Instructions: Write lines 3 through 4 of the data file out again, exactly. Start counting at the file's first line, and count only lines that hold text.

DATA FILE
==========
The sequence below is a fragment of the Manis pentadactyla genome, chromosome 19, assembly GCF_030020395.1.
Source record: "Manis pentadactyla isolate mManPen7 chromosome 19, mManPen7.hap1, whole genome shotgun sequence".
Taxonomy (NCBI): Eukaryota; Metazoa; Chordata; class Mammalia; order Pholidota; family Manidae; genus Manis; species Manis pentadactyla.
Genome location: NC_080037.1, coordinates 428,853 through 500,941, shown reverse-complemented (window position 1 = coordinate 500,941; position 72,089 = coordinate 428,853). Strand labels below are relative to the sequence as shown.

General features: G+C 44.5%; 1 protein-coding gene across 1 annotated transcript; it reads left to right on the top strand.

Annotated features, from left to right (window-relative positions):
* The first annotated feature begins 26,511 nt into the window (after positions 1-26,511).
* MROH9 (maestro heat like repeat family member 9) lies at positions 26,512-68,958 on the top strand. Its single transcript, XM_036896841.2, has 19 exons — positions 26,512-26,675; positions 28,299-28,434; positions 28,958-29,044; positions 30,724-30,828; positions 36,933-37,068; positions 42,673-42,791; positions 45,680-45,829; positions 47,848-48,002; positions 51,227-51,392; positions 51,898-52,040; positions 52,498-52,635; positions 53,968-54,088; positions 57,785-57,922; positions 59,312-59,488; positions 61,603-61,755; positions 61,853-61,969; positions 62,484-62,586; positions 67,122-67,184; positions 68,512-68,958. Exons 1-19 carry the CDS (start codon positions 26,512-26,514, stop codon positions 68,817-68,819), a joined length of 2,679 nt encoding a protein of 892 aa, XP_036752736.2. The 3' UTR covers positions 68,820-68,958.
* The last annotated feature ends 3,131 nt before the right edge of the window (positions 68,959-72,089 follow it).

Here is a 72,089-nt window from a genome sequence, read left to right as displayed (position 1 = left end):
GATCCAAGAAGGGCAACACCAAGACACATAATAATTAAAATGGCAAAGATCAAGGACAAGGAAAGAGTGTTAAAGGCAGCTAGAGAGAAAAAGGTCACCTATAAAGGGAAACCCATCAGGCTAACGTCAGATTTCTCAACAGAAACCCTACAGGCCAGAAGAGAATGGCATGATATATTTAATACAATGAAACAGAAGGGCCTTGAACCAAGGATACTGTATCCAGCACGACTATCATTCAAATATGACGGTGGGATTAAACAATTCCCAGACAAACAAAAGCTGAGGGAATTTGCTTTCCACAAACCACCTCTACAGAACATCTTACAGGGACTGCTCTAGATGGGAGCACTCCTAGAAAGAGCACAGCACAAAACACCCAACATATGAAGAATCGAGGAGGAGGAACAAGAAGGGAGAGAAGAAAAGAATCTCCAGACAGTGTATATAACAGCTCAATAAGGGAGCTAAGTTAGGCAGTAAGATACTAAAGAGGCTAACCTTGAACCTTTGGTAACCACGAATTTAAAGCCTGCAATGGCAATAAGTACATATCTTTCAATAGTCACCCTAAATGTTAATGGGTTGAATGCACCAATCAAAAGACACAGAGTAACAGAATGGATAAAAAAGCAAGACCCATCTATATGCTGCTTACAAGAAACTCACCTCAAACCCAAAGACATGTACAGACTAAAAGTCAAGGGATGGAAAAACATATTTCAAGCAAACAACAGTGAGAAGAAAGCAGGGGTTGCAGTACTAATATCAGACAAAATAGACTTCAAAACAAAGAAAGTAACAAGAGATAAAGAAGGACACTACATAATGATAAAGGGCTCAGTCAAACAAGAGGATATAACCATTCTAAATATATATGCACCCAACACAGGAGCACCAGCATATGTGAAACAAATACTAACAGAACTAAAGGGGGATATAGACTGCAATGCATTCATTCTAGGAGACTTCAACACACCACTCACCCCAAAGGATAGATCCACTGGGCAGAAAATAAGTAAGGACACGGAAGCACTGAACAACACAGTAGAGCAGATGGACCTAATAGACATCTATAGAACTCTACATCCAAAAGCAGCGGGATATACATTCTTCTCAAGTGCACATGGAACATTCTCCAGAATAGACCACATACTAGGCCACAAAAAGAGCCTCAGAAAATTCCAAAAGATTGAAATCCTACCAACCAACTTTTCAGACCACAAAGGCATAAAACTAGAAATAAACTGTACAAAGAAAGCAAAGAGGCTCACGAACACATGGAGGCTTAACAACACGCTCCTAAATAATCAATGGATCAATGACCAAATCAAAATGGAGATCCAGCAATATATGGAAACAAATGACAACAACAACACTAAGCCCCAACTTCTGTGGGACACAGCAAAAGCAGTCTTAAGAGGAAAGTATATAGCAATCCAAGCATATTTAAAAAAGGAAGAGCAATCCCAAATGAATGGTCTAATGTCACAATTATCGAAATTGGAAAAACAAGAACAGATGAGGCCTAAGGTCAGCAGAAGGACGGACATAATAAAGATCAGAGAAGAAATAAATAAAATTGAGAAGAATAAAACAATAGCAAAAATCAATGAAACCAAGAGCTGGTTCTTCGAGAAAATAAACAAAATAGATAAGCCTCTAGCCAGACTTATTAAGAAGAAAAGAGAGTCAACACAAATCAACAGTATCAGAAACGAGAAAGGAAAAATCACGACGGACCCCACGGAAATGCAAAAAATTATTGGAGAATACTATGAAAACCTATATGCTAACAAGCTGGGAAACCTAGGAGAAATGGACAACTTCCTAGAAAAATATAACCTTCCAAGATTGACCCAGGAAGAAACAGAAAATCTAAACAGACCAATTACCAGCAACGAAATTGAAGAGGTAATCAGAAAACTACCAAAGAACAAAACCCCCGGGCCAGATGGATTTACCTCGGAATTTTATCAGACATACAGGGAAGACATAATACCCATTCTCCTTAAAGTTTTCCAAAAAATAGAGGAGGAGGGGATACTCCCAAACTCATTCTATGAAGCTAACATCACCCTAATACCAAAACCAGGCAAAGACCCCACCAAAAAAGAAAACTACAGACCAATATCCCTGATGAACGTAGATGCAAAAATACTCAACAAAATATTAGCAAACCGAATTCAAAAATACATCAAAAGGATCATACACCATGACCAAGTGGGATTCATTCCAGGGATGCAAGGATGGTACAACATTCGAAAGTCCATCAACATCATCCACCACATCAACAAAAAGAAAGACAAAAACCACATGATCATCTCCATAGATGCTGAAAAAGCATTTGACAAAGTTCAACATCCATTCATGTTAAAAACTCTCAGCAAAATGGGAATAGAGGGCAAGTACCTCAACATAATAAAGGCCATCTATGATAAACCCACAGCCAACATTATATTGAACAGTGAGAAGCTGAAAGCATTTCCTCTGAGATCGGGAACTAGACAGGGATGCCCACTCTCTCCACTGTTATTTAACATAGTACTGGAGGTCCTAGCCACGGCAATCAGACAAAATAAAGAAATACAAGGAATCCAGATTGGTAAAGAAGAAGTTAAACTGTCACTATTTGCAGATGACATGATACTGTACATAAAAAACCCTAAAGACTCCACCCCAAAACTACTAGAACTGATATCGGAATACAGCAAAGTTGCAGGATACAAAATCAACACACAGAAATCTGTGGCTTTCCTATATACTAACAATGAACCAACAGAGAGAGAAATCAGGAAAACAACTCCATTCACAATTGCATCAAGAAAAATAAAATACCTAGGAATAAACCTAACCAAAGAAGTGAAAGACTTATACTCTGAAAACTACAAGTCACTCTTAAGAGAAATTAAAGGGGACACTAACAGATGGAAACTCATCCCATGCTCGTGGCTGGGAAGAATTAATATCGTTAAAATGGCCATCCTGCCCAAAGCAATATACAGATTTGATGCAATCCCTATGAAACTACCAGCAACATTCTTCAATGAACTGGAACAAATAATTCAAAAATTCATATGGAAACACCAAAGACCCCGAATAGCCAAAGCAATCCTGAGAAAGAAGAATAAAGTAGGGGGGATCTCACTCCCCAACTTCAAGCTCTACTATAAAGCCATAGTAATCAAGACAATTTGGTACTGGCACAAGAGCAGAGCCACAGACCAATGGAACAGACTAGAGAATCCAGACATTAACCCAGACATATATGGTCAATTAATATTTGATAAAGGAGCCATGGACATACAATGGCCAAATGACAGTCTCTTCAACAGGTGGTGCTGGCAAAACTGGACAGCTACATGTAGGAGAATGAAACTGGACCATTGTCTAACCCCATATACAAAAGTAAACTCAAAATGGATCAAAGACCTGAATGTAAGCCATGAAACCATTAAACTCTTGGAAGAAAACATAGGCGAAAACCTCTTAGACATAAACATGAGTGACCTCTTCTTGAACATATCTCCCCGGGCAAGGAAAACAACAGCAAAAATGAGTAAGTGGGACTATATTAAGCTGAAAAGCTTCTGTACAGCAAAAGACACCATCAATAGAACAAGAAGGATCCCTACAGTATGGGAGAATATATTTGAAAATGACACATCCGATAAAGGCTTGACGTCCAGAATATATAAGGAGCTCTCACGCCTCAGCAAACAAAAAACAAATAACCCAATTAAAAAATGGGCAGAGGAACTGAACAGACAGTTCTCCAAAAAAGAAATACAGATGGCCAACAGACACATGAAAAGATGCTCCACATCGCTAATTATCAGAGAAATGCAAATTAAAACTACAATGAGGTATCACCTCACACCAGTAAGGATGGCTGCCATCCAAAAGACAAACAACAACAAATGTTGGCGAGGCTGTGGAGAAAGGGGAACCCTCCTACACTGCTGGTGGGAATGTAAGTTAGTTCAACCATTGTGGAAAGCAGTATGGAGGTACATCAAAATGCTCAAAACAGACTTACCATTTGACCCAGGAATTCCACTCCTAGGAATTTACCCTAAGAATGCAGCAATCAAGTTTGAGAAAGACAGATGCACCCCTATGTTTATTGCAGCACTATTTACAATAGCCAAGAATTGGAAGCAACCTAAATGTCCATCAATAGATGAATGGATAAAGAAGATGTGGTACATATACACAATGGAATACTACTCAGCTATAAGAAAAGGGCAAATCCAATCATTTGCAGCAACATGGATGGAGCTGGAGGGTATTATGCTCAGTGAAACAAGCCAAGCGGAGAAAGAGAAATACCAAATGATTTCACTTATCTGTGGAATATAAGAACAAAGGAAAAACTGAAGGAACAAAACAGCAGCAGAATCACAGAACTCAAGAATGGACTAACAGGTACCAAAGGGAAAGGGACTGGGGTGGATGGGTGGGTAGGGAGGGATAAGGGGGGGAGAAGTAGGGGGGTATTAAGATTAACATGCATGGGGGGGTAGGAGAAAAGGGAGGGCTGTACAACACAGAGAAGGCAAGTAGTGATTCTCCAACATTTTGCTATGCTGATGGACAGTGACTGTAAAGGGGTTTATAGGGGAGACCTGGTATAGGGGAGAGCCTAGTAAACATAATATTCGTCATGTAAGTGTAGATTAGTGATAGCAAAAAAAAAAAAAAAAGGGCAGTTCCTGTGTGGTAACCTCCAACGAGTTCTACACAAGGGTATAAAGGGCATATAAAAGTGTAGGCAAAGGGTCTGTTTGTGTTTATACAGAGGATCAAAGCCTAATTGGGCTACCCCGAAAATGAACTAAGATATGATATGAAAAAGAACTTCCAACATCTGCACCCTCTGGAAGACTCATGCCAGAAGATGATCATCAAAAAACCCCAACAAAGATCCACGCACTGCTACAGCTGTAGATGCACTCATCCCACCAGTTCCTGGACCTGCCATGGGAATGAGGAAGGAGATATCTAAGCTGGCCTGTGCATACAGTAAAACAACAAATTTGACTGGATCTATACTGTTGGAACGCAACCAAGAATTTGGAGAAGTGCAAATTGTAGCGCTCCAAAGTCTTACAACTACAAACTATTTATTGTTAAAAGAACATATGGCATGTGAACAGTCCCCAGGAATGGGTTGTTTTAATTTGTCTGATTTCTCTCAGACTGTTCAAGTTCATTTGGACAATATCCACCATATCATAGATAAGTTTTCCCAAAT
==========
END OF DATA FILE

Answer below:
Taxonomy (NCBI): Eukaryota; Metazoa; Chordata; class Mammalia; order Pholidota; family Manidae; genus Manis; species Manis pentadactyla.
Genome location: NC_080037.1, coordinates 428,853 through 500,941, shown reverse-complemented (window position 1 = coordinate 500,941; position 72,089 = coordinate 428,853). Strand labels below are relative to the sequence as shown.